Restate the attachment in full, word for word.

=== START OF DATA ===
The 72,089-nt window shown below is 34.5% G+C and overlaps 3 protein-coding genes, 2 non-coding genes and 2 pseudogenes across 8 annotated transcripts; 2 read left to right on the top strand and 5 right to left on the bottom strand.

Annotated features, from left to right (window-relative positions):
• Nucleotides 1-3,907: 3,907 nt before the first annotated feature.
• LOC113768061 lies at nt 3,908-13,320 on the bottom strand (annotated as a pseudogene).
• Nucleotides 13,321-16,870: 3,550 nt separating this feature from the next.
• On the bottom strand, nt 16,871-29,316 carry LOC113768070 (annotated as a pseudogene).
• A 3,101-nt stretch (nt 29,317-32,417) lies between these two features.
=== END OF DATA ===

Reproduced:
The 72,089-nt window shown below is 34.5% G+C and overlaps 3 protein-coding genes, 2 non-coding genes and 2 pseudogenes across 8 annotated transcripts; 2 read left to right on the top strand and 5 right to left on the bottom strand.

Annotated features, from left to right (window-relative positions):
• Nucleotides 1-3,907: 3,907 nt before the first annotated feature.
• LOC113768061 lies at nt 3,908-13,320 on the bottom strand (annotated as a pseudogene).
• Nucleotides 13,321-16,870: 3,550 nt separating this feature from the next.
• On the bottom strand, nt 16,871-29,316 carry LOC113768070 (annotated as a pseudogene).
• A 3,101-nt stretch (nt 29,317-32,417) lies between these two features.